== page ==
"And what a spectacular mess of huge government that is!!! How in the world can you suggest that more government is the solution to any problem?"

Because when big government ceases to perform the role of the referee and becomes a competing player on the field, not only does that player take on a tremendous advantage over other competitors, but the essential regulatory role that the government is meant to perform is simply not performed. The result is no enforcement of the rules.

Where is the Chinese equivalent of the Environmental Protection Agency? Where are the emissions standards? Where are the efficiency benchmarks? Where are the laws to protect the Chinese people from the toxic smog of unregulated industry and reckless growth?

Yes, the Chinese government is big when it comes to social regulation and paving the path for state owned enterprises, but when it comes to performing the actual regulatory role of government with respect to combatting filthy clouds of particulate matter, government in China is all but non-existent.

The problem is small government...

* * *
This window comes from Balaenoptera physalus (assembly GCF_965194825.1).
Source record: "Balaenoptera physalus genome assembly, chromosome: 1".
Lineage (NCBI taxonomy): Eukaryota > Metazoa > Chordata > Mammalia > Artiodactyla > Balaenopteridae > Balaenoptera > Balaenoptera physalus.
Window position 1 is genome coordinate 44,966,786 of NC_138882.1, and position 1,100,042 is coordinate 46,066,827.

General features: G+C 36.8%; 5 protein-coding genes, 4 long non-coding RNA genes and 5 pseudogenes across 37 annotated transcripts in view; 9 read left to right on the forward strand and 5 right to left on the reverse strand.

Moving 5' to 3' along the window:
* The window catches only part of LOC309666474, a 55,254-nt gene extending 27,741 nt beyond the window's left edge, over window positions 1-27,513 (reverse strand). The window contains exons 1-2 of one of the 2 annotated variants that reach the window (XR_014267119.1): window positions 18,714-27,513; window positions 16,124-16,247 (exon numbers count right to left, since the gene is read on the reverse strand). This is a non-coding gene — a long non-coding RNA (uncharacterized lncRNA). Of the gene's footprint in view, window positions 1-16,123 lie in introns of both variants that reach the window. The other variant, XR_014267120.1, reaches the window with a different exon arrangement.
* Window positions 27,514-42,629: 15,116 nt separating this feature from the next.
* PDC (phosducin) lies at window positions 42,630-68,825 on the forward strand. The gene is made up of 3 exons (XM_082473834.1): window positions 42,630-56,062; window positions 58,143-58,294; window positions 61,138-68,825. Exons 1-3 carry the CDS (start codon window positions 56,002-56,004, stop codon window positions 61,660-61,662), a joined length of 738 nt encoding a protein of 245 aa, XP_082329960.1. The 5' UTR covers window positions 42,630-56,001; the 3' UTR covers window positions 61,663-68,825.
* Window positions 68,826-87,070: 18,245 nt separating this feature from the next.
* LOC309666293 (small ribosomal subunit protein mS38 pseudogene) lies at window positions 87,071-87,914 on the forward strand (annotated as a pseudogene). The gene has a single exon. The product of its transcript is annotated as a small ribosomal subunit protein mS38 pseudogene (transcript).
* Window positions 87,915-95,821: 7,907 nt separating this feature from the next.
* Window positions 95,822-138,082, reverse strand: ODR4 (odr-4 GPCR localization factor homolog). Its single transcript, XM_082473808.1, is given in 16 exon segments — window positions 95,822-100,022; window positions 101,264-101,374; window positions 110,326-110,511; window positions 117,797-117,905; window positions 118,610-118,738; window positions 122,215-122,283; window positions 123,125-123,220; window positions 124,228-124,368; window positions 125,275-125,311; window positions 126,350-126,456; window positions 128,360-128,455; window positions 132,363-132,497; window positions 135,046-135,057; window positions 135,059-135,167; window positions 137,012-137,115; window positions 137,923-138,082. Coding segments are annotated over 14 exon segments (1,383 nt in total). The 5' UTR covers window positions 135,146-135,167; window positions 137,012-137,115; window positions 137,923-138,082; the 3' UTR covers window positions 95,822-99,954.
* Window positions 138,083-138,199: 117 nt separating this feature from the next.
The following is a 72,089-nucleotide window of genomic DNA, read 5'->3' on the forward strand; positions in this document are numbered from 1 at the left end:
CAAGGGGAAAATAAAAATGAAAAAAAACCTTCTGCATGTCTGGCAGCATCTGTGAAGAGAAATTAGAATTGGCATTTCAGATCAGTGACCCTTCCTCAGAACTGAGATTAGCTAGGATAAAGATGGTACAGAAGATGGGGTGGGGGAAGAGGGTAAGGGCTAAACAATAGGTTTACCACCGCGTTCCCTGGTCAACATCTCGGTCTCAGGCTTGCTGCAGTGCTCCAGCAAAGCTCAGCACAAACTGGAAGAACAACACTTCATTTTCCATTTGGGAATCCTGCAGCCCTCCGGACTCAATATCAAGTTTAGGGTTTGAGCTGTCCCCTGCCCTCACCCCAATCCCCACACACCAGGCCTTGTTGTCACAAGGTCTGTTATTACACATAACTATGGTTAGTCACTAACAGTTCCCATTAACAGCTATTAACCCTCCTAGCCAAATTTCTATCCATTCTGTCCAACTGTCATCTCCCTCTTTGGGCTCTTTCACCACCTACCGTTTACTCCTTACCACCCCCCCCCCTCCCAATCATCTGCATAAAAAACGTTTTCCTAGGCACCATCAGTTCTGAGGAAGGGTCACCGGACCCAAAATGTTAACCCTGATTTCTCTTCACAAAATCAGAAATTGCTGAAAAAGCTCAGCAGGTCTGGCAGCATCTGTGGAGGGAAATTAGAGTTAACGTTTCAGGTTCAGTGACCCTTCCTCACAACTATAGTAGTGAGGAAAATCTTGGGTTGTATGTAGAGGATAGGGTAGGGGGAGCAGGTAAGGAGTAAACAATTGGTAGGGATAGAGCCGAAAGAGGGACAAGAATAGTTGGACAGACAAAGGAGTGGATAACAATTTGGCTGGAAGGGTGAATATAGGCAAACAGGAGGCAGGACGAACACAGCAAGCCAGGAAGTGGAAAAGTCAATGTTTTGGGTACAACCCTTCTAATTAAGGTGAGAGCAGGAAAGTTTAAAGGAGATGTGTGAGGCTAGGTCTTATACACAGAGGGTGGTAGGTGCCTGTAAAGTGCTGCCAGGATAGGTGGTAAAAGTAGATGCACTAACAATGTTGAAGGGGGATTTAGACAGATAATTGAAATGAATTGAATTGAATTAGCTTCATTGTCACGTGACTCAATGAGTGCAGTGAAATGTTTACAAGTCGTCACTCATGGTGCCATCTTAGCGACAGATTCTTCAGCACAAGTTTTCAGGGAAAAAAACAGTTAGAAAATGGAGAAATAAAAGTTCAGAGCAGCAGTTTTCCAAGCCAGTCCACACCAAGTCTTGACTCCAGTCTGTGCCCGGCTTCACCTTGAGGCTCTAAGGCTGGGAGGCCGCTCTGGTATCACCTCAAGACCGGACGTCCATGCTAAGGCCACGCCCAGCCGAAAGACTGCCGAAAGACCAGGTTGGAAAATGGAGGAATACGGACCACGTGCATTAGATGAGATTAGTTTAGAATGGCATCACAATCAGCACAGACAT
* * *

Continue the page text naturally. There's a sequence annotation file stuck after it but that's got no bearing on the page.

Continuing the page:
The lesson we should take away from China's example, is that the size of the government does not tell us anything about how much government is actually doing. Many government employees staffing many government offices does not necessarily mean that the rules are tough and that they're strictly enforced. This is particularly true in the 'revolving door' American regulatory climate where industry actors and government regulators swap high-ranking staff every few years, taking turns enforcing toothless laws drawn up by industry lobbyists. 

The solution to stupid government is smart government -  not less government. If we can have a simpler regulatory landscape whose outcome is higher civic value, great, so be it. But if tougher laws and stricter enforcement are required, let's not allow the size of stupid government to fool us into thinking we're already doing too much.

The massively small Chinese government proves that the math isn't that simple.